“The eastern hub and the new educational program specialist will be crucial in building out the Initiative across nearly half of the Commonwealth,” Dvir said.
“Penn State Berks is proud to partner with the Hammels and the Holocaust, Genocide, and Human Rights Education Initiative to host this eastern hub,” said Penn State Berks Chancellor George Grant Jr. “A key part of our campus’ mission is to engage our community. This initiative is an opportunity to bring Penn State and the Greater Reading community together to lift each other up, empowering people to understand historical wrongs, to address current wrongs, and to try to prevent future wrongs. Vic and Dena Hammel are really committed to their community, so this is an exciting partnership for all of us.”
“Vic and Dena are not just donors but leaders,” Dvir added. “They’re working closely with us to make connections that build awareness of and enthusiasm for the Initiative.”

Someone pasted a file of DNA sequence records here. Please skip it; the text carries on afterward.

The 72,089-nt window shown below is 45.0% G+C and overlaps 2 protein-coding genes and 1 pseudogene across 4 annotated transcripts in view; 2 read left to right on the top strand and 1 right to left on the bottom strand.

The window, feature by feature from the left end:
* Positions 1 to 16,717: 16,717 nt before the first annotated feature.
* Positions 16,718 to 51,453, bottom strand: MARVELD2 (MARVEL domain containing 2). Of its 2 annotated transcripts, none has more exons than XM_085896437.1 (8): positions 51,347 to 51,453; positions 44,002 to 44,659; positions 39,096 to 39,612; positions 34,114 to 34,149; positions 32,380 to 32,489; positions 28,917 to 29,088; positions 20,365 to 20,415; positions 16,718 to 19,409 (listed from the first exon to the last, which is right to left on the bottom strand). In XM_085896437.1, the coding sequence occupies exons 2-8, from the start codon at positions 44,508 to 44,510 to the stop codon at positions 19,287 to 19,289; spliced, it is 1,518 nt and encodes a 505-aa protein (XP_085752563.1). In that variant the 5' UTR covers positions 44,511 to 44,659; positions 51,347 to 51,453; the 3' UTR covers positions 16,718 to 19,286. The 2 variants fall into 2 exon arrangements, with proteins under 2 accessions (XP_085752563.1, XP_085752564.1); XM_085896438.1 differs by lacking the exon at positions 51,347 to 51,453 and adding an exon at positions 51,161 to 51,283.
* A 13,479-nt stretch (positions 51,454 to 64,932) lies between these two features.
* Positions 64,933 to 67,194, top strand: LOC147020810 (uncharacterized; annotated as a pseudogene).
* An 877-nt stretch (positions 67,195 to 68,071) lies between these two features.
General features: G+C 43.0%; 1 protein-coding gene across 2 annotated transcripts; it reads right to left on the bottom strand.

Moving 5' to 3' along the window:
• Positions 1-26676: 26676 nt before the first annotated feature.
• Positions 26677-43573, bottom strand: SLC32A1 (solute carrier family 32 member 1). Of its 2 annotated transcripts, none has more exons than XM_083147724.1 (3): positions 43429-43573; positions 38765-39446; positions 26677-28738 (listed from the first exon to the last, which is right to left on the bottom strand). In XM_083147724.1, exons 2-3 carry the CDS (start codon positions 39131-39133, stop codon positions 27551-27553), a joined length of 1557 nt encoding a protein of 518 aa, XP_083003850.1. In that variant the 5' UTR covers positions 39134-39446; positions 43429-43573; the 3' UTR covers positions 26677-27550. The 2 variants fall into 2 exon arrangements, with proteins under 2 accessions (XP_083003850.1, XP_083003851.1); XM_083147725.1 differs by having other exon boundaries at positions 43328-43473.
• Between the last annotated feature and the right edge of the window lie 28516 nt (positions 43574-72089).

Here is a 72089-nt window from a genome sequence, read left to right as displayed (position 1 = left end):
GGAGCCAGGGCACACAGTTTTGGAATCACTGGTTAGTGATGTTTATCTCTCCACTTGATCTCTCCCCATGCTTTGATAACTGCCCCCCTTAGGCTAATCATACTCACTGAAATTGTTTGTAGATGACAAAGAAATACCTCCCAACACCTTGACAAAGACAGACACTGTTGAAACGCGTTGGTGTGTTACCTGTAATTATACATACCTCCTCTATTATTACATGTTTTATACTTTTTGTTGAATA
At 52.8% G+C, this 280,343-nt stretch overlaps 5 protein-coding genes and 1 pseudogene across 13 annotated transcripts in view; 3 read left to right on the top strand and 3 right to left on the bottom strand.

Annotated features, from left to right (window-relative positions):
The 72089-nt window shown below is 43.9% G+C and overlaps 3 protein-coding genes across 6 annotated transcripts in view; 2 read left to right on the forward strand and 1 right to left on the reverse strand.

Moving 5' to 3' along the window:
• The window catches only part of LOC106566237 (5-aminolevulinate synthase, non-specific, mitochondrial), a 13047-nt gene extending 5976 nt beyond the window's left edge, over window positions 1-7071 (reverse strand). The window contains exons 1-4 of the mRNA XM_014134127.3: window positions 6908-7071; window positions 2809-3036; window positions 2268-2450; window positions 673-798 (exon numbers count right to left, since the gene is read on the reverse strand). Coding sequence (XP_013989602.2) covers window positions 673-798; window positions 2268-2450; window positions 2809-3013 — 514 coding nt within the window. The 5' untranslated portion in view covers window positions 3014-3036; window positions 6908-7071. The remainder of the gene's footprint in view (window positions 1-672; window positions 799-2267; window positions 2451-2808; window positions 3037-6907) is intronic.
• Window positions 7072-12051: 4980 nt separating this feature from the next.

“We really want to see this succeed,” Vic Hammel said. “Given the deep discord in our nation today, we feel the timing is perfect. We’re eager to see Penn State take the lead on this kind of education, and we hope that the Initiative will be an example for the rest of the country to follow.”
The Hammels’ gift will advance “A Greater Penn State for 21st Century Excellence,” a focused campaign that seeks to elevate Penn State’s position as a leading public university in a world defined by rapid change and global connections. With the support of alumni and friends, “A Greater Penn State” seeks to fulfill the three key imperatives of a 21st century public university: keeping the doors to higher education open to hardworking students regardless of financial well-being; creating transformative experiences that go beyond the classroom; and impacting the world by serving communities and fueling discovery, innovation and entrepreneurship. To learn more about “A Greater Penn State for 21st Century Excellence,” visit greaterpennstate.psu.edu. To learn more about how to support the Holocaust, Genocide and Human Rights Education Initiative, contact Heather Winfield at [email protected].